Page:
After last summer’s West Nile virus epidemic in north Texas there is a heightened awareness of mosquitoes and mosquito issues around the state. Last week the Texas Senate gave thumbs up (28-3 vote) on a measure (SB 186) introduced by Sen. John Carona (R-Dallas) that would give municipal health officials authority to enter empty or abandoned properties to treat mosquito breeding sites that pose a public health nuisance.
The idea behind this bill is that abandoned homes, most notably those with untended, “green” swimming pools, can be a source of mosquito breeding that can affect homes within at least a mile radius. Such mosquitoes can be both a nuisance and a health hazard. It can be difficult for health authorities to gain access to such properties without a search warrant. This bill would allow a “public official, agent or employee charged with the enforcement of… laws” to enter the premises at a reasonable time to inspect or treat the nuisance stagnant water.
Any attention given to the problem of mosquitoes and mosquito-borne diseases is a positive thing, but the responsibility of identifying and eliminating mosquito breeding sites extends beyond state or local government to all of us. As the temperatures rise this spring, mosquitoes will become active again very soon. It’s time to be sure that your back yard is not one of those nuisance sources.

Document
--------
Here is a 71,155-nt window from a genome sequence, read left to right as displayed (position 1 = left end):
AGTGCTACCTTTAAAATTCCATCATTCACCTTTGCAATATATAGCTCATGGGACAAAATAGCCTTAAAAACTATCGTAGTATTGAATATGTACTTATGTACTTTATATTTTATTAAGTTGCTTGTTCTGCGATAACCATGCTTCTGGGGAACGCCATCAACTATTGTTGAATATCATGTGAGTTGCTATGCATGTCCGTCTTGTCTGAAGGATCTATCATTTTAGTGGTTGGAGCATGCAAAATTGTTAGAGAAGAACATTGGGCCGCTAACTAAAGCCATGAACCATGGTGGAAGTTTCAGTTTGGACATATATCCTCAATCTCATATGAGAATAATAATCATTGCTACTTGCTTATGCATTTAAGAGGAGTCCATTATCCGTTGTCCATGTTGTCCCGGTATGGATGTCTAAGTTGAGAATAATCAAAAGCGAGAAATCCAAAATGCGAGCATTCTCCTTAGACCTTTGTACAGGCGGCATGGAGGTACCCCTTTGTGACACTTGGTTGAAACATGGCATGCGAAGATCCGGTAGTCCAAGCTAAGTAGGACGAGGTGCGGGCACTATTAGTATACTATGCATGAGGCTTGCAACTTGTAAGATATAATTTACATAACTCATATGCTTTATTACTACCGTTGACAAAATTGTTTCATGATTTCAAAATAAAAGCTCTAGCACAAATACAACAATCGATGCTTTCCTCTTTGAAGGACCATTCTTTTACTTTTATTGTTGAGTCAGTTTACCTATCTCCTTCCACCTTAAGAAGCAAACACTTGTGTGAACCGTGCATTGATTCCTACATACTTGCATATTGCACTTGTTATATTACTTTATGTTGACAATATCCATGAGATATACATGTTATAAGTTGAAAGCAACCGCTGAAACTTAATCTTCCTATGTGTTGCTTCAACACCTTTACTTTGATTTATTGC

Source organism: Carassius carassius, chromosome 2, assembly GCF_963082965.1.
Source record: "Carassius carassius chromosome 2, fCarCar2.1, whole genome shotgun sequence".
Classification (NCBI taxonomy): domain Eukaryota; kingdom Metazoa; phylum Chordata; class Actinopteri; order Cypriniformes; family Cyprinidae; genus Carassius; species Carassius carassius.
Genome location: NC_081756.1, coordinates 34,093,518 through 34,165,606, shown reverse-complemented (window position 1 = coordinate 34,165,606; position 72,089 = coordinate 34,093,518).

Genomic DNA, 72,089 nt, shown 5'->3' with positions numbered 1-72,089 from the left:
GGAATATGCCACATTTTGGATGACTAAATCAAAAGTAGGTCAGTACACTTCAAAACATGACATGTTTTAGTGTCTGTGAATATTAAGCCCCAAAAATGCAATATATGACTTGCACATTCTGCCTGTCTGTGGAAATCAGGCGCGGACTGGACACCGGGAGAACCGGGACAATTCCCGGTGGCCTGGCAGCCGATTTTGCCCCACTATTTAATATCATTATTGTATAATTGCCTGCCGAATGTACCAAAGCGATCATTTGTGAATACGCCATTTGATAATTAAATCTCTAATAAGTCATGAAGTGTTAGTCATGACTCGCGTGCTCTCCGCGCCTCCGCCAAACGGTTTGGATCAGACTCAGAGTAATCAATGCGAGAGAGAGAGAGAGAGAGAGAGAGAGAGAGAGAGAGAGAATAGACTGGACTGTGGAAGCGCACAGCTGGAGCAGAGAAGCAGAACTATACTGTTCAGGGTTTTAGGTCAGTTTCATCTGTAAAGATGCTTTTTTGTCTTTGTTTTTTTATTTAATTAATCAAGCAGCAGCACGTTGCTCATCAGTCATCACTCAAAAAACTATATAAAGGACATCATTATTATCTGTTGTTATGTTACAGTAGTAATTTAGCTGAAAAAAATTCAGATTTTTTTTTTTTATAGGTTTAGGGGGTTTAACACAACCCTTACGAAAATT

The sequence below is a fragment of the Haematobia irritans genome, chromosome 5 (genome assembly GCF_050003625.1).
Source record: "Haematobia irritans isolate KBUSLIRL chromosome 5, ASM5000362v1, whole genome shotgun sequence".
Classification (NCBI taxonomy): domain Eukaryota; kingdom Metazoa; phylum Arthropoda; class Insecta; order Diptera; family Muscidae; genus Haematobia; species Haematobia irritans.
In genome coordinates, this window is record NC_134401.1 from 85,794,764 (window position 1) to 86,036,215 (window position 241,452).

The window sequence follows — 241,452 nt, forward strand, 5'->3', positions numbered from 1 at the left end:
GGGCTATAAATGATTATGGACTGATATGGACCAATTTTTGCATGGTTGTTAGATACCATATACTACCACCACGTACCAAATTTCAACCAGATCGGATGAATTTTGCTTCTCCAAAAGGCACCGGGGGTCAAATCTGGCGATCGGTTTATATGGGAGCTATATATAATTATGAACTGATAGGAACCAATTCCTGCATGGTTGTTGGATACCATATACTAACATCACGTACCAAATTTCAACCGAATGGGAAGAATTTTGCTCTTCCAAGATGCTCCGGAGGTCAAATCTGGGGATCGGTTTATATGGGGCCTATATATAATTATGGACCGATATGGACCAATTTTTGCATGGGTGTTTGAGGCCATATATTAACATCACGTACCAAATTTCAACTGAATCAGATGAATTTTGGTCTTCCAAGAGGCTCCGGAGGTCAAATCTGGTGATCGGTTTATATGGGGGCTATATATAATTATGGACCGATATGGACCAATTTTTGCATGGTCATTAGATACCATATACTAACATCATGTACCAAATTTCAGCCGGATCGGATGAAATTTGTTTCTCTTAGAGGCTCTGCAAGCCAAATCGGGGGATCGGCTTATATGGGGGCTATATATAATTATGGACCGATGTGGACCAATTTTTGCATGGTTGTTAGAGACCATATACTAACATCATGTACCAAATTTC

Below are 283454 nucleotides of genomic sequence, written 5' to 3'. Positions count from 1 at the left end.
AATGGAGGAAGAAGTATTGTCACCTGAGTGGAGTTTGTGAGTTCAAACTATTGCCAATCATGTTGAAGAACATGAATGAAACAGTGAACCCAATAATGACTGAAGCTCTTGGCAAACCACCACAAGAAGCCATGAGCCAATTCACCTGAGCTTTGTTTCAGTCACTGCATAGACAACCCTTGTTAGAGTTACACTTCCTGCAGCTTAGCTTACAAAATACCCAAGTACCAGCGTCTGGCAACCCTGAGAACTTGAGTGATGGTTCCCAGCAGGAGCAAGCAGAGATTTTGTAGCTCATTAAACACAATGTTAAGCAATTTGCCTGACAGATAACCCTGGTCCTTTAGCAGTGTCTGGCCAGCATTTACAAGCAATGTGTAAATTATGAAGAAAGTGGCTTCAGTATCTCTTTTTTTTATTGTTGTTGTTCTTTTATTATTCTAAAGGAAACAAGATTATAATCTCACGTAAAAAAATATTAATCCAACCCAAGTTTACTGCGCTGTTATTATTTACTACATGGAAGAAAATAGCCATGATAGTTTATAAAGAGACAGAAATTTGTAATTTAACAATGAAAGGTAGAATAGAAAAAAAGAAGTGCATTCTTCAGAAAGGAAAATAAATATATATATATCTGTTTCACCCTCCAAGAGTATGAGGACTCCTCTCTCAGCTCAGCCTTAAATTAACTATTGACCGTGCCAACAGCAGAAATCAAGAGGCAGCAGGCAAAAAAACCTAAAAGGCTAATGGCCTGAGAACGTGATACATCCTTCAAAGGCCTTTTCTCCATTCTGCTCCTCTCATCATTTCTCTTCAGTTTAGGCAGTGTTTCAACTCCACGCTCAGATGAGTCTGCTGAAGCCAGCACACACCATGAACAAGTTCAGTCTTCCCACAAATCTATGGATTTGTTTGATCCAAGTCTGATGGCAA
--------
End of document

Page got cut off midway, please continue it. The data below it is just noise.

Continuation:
Some of the more commonly overlooked mosquito breeding sites:
- Water- and leaf-filled bird baths
- Gutters that fail to drain properly
- Buckets, plant pots and wheelbarrows without drain holes
- Landscape and gutter drain lines that catch and hold water (should have a pop-up drain emitter)
- Water catch basins/septic tanks
- Uncapped steel fence posts
- Plastic or canvas covers on boats or trailers that catch water
- Any container that catches and holds water more than a week
- Unscreened rain cisterns and rain barrels
A few years ago, Dallas County did an evaluation on the properties of citizens who complained about mosquitoes in their backyards. They found that 25% of these citizens had mosquito breeding sites in their own yards. This is a good time for all of us to check your own backyards to make sure we’re not contributing to the problem of biting mosquitoes.